Pre-Launch Versus Post-Launch Stock Model Performance

Added on by Steve Auger.


There has been lots of discussion at Portfolio123 regarding prediction of stock model performance out of sample (post-launch) based on factors extracted from past data. I thought that I would take the time to add my own analysis.

Most of the analytical work has involved something called Gain Stock per Day (GSD). Some of the problems I have noticed with the previous work is the focus on (pre-occupation with) GSD and the prediction (annual excess return).

Some of the problems with the analysis include inconsistent pre-launch and post-launch time periods and use of look ahead data (GSD includes post-launch period).

I expect my analysis to occur over many weeks/months. I won't be making any great discoveries today but I am going to kick off the process.

Model Selection Criteria

I decided to start by analyzing third party R2G stock models with at least 180 days of post-launch performance. In addition, I decided to only look at models that hold 20 stocks initially. I expect less volatility and hence more consistency with 20 stock models than those with fewer stocks. I also chose to ignore models that hold more than 20 stocks.

Pre- and Post-Launch Time Periods

My first step was to download the daily equity data for eleven models that meet my criteria into a spreadsheet. I then separated the data into two time periods. The first time period was from April 6, 2004 to Dec 31, 2012. This is the pre-launch time period that all of the 11 models have backtest performance data for.

The second time period is Aug 7, 2013 to Feb 7, 2014. This is the last six months of post-launch. All 11 models have been "live" for this time period.

Input(s) Versus Outputs(s)

I don't particularly like predicting annual excess returns as this output doesn't tell the whole story regarding drawdown, alpha, beta, etc. I have decided to initially look at excess Sortino Ratio. By "excess" I mean compared to a benchmark as opposed to risk-free return.

Since I will be looking at post-launch excess Sortino Ratio, I felt it would be logical to also look at pre-launch excess Sortino Ratio as a possible predicter.

As a first attempt, I chose the SPDR S&P 500 ETF trust as the benchmark, although many of the models are actually smallcap or microcap models.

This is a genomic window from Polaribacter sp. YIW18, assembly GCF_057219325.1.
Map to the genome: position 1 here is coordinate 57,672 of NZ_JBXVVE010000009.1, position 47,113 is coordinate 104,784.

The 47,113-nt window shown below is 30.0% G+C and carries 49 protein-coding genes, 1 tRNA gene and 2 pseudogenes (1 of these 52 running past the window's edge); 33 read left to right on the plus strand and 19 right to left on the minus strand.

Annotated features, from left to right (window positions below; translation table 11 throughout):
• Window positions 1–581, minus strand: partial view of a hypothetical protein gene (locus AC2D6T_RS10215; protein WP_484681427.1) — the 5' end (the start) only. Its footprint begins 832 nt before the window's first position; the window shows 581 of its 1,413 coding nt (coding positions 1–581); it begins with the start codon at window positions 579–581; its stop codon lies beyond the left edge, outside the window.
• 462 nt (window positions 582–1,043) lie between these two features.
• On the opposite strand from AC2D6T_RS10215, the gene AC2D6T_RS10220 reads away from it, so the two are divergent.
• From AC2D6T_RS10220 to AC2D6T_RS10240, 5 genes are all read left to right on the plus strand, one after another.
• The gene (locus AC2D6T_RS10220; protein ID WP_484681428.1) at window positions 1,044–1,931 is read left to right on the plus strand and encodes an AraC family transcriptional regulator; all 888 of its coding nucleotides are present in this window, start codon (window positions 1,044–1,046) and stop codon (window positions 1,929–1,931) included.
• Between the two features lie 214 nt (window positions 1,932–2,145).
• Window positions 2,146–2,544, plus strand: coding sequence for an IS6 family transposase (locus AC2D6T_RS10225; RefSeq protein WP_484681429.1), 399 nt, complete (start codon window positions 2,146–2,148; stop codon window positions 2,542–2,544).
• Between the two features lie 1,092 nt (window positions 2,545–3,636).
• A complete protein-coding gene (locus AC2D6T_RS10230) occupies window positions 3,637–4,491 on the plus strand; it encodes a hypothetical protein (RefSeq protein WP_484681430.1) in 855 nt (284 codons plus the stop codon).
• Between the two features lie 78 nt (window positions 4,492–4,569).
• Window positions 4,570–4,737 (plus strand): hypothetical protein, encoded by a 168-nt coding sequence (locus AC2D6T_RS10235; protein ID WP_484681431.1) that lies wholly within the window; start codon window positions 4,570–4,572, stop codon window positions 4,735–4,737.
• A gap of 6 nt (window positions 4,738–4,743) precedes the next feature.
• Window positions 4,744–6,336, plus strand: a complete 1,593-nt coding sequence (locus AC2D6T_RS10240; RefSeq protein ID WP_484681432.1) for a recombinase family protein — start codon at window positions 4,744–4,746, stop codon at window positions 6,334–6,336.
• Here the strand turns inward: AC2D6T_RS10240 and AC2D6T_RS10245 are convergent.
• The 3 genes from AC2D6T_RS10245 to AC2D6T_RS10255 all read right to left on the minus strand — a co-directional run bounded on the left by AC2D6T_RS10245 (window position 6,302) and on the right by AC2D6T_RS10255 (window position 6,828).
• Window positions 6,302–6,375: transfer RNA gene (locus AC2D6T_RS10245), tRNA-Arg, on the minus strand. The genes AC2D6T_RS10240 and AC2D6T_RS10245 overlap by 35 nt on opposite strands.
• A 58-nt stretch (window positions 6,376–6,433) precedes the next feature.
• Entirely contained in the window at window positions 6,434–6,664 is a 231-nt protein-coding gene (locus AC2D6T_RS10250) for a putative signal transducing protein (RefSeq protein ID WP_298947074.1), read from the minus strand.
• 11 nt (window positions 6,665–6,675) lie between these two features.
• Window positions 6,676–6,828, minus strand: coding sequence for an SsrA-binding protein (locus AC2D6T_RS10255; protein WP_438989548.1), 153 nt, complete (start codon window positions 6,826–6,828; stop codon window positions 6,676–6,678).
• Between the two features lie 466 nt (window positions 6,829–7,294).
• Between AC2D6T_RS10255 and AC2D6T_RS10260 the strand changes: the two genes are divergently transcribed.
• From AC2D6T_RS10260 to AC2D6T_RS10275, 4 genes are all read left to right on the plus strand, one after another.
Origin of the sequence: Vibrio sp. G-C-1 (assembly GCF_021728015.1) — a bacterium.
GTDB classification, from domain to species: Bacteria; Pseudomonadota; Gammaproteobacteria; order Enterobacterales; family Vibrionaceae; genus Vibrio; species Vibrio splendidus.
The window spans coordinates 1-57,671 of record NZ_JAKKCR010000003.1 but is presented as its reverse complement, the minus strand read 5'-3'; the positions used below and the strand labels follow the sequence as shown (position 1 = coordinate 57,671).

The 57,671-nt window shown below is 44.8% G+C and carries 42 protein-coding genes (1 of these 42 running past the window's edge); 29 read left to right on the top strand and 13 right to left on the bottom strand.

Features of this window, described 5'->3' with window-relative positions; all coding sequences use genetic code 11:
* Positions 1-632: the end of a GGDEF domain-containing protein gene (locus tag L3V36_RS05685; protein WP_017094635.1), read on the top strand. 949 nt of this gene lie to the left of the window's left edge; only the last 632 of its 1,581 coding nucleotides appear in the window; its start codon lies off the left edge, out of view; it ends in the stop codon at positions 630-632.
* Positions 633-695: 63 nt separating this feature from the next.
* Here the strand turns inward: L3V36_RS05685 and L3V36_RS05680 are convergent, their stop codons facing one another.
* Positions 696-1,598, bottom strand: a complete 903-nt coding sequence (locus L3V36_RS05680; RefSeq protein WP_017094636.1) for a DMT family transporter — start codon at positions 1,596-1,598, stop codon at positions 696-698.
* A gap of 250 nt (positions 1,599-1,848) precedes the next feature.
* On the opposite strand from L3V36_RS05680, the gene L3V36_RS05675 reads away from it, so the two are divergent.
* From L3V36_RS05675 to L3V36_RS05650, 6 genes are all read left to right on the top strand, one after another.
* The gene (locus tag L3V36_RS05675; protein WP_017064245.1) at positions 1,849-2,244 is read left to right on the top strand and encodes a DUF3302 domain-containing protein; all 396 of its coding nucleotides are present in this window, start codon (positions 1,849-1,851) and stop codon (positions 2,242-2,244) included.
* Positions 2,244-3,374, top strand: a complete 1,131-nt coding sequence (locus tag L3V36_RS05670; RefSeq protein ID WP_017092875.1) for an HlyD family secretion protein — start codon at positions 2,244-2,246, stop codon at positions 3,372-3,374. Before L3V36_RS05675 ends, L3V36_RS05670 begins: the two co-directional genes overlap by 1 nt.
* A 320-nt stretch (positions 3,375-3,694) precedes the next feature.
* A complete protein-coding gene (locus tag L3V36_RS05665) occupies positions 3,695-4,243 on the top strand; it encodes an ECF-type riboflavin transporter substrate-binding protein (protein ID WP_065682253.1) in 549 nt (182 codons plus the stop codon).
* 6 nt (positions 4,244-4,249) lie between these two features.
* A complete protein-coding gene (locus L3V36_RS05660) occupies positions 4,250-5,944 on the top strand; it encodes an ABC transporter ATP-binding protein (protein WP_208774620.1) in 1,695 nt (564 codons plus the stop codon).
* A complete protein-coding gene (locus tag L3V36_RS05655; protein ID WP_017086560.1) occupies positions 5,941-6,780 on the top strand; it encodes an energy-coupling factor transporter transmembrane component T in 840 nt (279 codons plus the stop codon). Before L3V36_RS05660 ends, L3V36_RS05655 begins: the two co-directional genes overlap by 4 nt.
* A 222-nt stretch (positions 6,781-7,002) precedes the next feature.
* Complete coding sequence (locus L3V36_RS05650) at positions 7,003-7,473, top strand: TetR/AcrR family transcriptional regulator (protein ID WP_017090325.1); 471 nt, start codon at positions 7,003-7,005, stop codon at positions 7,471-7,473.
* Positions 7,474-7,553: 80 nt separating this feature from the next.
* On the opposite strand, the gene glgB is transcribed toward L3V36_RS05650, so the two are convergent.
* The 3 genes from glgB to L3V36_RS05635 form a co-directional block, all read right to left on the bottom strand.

The results are provided on the chart below.


Just to be certain about the choice of benchmark, I decided to create the same chart except with the Russell 2000 ETF used as the benchmark.  The results are similar except that the points are shifted to the left on the graph.  This suggests that it was more difficult to outperform the Russell 2000 than it was the S&P 500 Pre-Launch, but Post-Launch they were about as equally difficult.


From these charts it can be seen that two models are performing better post-launch than pre-launch: Keating's med turnover and Quantonomics smallcap gems.  There are two models that are underperforming:  Sherman's with low max drawdown and Thank Buffet.

Above-Average S&P500 is performing in line with the benchmark, indicating that there has been no advantage to trading this model in the last 6 months.  The same holds true for Marco's Merger&Acquisition model.  And here is where it becomes evident that excess Sortino Ratio is not sufficient.  The M&A model is very low beta... it is not expected to outperform the benchmark, but it is expected to have lower drawdown, and that is why looking at excess returns or any kind of excess performance does not tell the whole story.

The Problem With Conditional Nodes

Added on by Steve Auger.

While writing my last post I discovered a major issue with how Portfolio123 processes NAs in conjunction with Conditional Nodes within ranking systems. At least I view the issues as major, perhaps I was expecting too much.

The problem is that the Ranking System algorithm processes conditional nodes in a seemingly irrational fashion.  as an example, I created this very simple ranking system with one conditional node RSI(14)>50.  I used the stock factor SiRatio (Short Interest Ratio) for the TRUE condition. 

For the FALSE condition, I used the formula (NA.).  The idea is to rank all stocks with RSI(14)<=50 at the bottom and the remainder at the top, ranked by SiRatio.


So what does actually happen?  Well have a look below...

NA Processing.jpg

The rankings for the stocks meeting the FALSE condition are placed at the top (rank=90).  The rankings for the stocks satisfying the TRUE condition are placed below those stocks meeting the FALSE condition.  For me this is counter-intuitive and it appears there is no way to get them placed at the bottom of the universe.  I've tried using the statement FALSE instead of NA, changing the node to Binary, etc.  This is a major problem and should be fixed by P123!